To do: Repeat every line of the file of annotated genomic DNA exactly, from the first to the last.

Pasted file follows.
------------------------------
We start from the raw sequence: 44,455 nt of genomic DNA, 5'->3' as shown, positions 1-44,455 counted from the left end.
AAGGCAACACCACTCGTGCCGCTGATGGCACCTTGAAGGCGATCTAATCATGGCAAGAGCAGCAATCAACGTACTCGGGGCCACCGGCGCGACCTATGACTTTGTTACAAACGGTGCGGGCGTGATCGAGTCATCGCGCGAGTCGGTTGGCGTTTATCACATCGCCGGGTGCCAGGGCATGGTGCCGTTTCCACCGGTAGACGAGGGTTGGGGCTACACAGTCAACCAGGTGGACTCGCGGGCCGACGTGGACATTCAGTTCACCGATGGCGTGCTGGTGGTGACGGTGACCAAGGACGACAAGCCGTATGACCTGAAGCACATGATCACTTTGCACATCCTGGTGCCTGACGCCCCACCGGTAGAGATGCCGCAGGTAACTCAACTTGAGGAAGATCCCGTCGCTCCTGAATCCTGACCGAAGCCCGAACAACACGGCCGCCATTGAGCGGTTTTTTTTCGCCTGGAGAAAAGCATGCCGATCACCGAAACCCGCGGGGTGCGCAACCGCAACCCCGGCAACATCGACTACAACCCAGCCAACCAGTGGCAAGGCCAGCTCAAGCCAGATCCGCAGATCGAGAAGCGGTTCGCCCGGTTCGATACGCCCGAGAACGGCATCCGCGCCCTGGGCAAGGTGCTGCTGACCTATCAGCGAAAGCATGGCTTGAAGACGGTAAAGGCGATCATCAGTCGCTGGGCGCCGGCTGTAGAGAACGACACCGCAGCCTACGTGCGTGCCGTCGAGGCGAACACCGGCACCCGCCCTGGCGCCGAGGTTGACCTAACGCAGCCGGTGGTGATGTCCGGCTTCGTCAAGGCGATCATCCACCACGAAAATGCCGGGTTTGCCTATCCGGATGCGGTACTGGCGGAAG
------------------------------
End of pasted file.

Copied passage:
We start from the raw sequence: 44,455 nt of genomic DNA, 5'->3' as shown, positions 1-44,455 counted from the left end.
AAGGCAACACCACTCGTGCCGCTGATGGCACCTTGAAGGCGATCTAATCATGGCAAGAGCAGCAATCAACGTACTCGGGGCCACCGGCGCGACCTATGACTTTGTTACAAACGGTGCGGGCGTGATCGAGTCATCGCGCGAGTCGGTTGGCGTTTATCACATCGCCGGGTGCCAGGGCATGGTGCCGTTTCCACCGGTAGACGAGGGTTGGGGCTACACAGTCAACCAGGTGGACTCGCGGGCCGACGTGGACATTCAGTTCACCGATGGCGTGCTGGTGGTGACGGTGACCAAGGACGACAAGCCGTATGACCTGAAGCACATGATCACTTTGCACATCCTGGTGCCTGACGCCCCACCGGTAGAGATGCCGCAGGTAACTCAACTTGAGGAAGATCCCGTCGCTCCTGAATCCTGACCGAAGCCCGAACAACACGGCCGCCATTGAGCGGTTTTTTTTCGCCTGGAGAAAAGCATGCCGATCACCGAAACCCGCGGGGTGCGCAACCGCAACCCCGGCAACATCGACTACAACCCAGCCAACCAGTGGCAAGGCCAGCTCAAGCCAGATCCGCAGATCGAGAAGCGGTTCGCCCGGTTCGATACGCCCGAGAACGGCATCCGCGCCCTGGGCAAGGTGCTGCTGACCTATCAGCGAAAGCATGGCTTGAAGACGGTAAAGGCGATCATCAGTCGCTGGGCGCCGGCTGTAGAGAACGACACCGCAGCCTACGTGCGTGCCGTCGAGGCGAACACCGGCACCCGCCCTGGCGCCGAGGTTGACCTAACGCAGCCGGTGGTGATGTCCGGCTTCGTCAAGGCGATCATCCACCACGAAAATGCCGGGTTTGCCTATCCGGATGCGGTACTGGCGGAAG